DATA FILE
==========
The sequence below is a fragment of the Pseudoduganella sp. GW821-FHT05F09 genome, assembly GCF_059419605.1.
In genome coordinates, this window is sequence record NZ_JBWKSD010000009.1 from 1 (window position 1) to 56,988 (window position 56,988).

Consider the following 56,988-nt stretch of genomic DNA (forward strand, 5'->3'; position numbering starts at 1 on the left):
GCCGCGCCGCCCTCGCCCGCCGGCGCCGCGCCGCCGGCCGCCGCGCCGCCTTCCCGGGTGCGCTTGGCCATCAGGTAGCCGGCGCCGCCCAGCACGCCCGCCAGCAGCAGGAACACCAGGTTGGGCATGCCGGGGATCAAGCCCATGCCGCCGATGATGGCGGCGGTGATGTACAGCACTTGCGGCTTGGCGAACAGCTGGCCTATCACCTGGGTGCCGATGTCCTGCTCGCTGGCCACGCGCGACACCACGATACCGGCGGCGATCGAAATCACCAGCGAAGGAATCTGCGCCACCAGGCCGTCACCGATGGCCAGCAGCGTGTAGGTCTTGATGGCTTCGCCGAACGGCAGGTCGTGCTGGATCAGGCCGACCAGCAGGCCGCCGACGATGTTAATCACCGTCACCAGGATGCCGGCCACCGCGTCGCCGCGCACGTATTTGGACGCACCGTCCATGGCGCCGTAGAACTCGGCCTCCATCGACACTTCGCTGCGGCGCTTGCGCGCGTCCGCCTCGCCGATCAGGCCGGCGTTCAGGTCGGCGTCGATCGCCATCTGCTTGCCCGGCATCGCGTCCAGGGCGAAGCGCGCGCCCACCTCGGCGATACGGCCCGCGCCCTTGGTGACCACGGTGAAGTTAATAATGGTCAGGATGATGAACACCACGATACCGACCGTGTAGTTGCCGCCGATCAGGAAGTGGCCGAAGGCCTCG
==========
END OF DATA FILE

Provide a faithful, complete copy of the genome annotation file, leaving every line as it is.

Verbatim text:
The sequence below is a fragment of the Pseudoduganella sp. GW821-FHT05F09 genome, assembly GCF_059419605.1.
In genome coordinates, this window is sequence record NZ_JBWKSD010000009.1 from 1 (window position 1) to 56,988 (window position 56,988).

Consider the following 56,988-nt stretch of genomic DNA (forward strand, 5'->3'; position numbering starts at 1 on the left):
GCCGCGCCGCCCTCGCCCGCCGGCGCCGCGCCGCCGGCCGCCGCGCCGCCTTCCCGGGTGCGCTTGGCCATCAGGTAGCCGGCGCCGCCCAGCACGCCCGCCAGCAGCAGGAACACCAGGTTGGGCATGCCGGGGATCAAGCCCATGCCGCCGATGATGGCGGCGGTGATGTACAGCACTTGCGGCTTGGCGAACAGCTGGCCTATCACCTGGGTGCCGATGTCCTGCTCGCTGGCCACGCGCGACACCACGATACCGGCGGCGATCGAAATCACCAGCGAAGGAATCTGCGCCACCAGGCCGTCACCGATGGCCAGCAGCGTGTAGGTCTTGATGGCTTCGCCGAACGGCAGGTCGTGCTGGATCAGGCCGACCAGCAGGCCGCCGACGATGTTAATCACCGTCACCAGGATGCCGGCCACCGCGTCGCCGCGCACGTATTTGGACGCACCGTCCATGGCGCCGTAGAACTCGGCCTCCATCGACACTTCGCTGCGGCGCTTGCGCGCGTCCGCCTCGCCGATCAGGCCGGCGTTCAGGTCGGCGTCGATCGCCATCTGCTTGCCCGGCATCGCGTCCAGGGCGAAGCGCGCGCCCACCTCGGCGATACGGCCCGCGCCCTTGGTGACCACGGTGAAGTTAATAATGGTCAGGATGATGAACACCACGATACCGACCGTGTAGTTGCCGCCGATCAGGAAGTGGCCGAAGGCCTCG